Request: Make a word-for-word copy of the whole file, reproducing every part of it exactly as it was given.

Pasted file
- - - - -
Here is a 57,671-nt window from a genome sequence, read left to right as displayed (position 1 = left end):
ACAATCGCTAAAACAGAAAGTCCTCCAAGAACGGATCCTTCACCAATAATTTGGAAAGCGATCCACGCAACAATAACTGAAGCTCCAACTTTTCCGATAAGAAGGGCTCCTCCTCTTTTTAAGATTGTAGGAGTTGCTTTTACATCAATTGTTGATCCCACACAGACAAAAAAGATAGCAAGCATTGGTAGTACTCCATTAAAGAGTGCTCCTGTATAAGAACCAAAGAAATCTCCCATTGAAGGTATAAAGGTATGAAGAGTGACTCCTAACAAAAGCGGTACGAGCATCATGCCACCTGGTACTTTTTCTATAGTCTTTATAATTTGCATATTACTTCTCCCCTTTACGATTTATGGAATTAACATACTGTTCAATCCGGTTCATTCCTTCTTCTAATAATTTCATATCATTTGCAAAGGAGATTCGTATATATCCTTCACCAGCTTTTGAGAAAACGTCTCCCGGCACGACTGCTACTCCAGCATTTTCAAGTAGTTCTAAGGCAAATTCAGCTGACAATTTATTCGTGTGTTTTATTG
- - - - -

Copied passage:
Here is a 57,671-nt window from a genome sequence, read left to right as displayed (position 1 = left end):
ACAATCGCTAAAACAGAAAGTCCTCCAAGAACGGATCCTTCACCAATAATTTGGAAAGCGATCCACGCAACAATAACTGAAGCTCCAACTTTTCCGATAAGAAGGGCTCCTCCTCTTTTTAAGATTGTAGGAGTTGCTTTTACATCAATTGTTGATCCCACACAGACAAAAAAGATAGCAAGCATTGGTAGTACTCCATTAAAGAGTGCTCCTGTATAAGAACCAAAGAAATCTCCCATTGAAGGTATAAAGGTATGAAGAGTGACTCCTAACAAAAGCGGTACGAGCATCATGCCACCTGGTACTTTTTCTATAGTCTTTATAATTTGCATATTACTTCTCCCCTTTACGATTTATGGAATTAACATACTGTTCAATCCGGTTCATTCCTTCTTCTAATAATTTCATATCATTTGCAAAGGAGATTCGTATATATCCTTCACCAGCTTTTGAGAAAACGTCTCCCGGCACGACTGCTACTCCAGCATTTTCAAGTAGTTCTAAGGCAAATTCAGCTGACAATTTATTCGTGTGTTTTATTG